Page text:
CSS Types

Types of CSS: Cascading Style Sheets

CSS can be used with your HTML page by using the following three methods, also known as CSS types: 

  1. Inline CSS
  2. Internal CSS
  3. External CSS

Inline CSS

An inline style may be used to apply a unique style for a single element.

To use inline styles, add the style attribute to the relevant element. The style attribute can contain any CSS property. For Example:

<p style="color:red;font-size:200%">Hello</p>

Note: Not recommended as it creates confusion and you have to style every tag specifically. Repeating the same CSS every time will only increase the size of your code and make your site super-slow

Internal CSS

An internal style sheet may be used if one single page has a unique style.

The internal CSS can be defined using the <style> tag inside the <head> section of your page. For example:

Applies the same colors to every <p> element present in the page. The style can be specified up to particular elements by using class and id selectors.

p {
  color: red;
font-size: 200%;

External CSS

Another way of storing your CSS is to do it completely off the page that you are working on.

While in the internal CSS all of the styling that we’re using remains right there in the code. But there are a couple of reasons why that is not a great idea. Though it’s very helpful when you’re making a site because everything is together but in production, it means that you have to have your CSS content on every page which isn’t a very great idea. You could find yourself updating it several times and you’ll definitely have a slightly slower site. Because the users will have to download the CSS information every time they load a new page. So the general solution for this is external CSS.

To create external CSS

Create a file with extension filename.CSS in the same directory where your webpages are. Create a folder by name CSS. That’s where you can keep all your CSS files and all of them will remain organized in one place. Now all you have to do is, reference your CSS file in your HTML file and using the following code. It will bring in all the CSS styles.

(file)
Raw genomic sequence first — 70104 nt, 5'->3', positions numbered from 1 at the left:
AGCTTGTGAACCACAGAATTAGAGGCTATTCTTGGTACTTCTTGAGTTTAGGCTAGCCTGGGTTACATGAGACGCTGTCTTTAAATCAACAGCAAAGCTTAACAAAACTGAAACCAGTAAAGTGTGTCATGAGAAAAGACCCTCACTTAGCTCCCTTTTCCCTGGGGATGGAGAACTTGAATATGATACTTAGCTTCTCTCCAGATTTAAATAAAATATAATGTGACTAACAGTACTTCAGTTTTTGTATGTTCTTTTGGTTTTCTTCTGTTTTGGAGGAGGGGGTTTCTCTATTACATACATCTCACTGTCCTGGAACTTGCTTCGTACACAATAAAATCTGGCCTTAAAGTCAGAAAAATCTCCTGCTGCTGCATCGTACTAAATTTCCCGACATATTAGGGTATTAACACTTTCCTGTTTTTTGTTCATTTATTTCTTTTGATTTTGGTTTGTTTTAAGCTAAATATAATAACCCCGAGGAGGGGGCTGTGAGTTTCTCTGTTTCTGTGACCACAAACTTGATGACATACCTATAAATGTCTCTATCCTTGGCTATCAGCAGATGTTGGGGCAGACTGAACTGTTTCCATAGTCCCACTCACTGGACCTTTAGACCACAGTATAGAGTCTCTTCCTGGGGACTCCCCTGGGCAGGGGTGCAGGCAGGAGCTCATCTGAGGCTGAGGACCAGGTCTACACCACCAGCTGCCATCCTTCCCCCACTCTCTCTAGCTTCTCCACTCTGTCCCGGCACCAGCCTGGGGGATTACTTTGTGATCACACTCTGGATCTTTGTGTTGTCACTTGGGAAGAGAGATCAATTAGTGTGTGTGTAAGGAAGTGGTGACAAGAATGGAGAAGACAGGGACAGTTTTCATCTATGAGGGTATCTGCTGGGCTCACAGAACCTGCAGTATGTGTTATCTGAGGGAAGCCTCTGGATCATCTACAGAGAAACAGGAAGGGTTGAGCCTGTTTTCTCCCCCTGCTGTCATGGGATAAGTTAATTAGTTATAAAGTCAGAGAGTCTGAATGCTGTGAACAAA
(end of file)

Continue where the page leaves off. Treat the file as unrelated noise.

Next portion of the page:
<link rel="stylesheet" type="text/css" href="css/filename.css">

It tells the HTML that you are linking to a separate style sheet. We have clarified the type here, and the standard for stylesheets is text/css.

If your .css file is stored at any other location on WWW you can just put the web address/absolute link, of that location.

<link rel="stylesheet" type="text/css" href="www.webaddress...../filename.css">

Here is an example of how you can add a Bootstrap stylesheet to your page.

<link rel="stylesheet" href="https://maxcdn.bootstrapcdn.com/bootstrap/3.3.6/css/bootstrap.min.css">

That’s how the external CSS work and we would prefer the external CSS every time when you are working on a live site.

Cascading Order: What style will be used when there is more than one style specified for an HTML element?

All the styles in a page will “cascade” into a new “virtual” style sheet by the following rules, where number one has the highest priority:

  1. Inline style (inside an HTML element)
  2. External and internal style sheets (in the head section, whichever is declared at last will override the declaration made by the first)
  3. Browser default

To get an introduction to CSS, Click Here.



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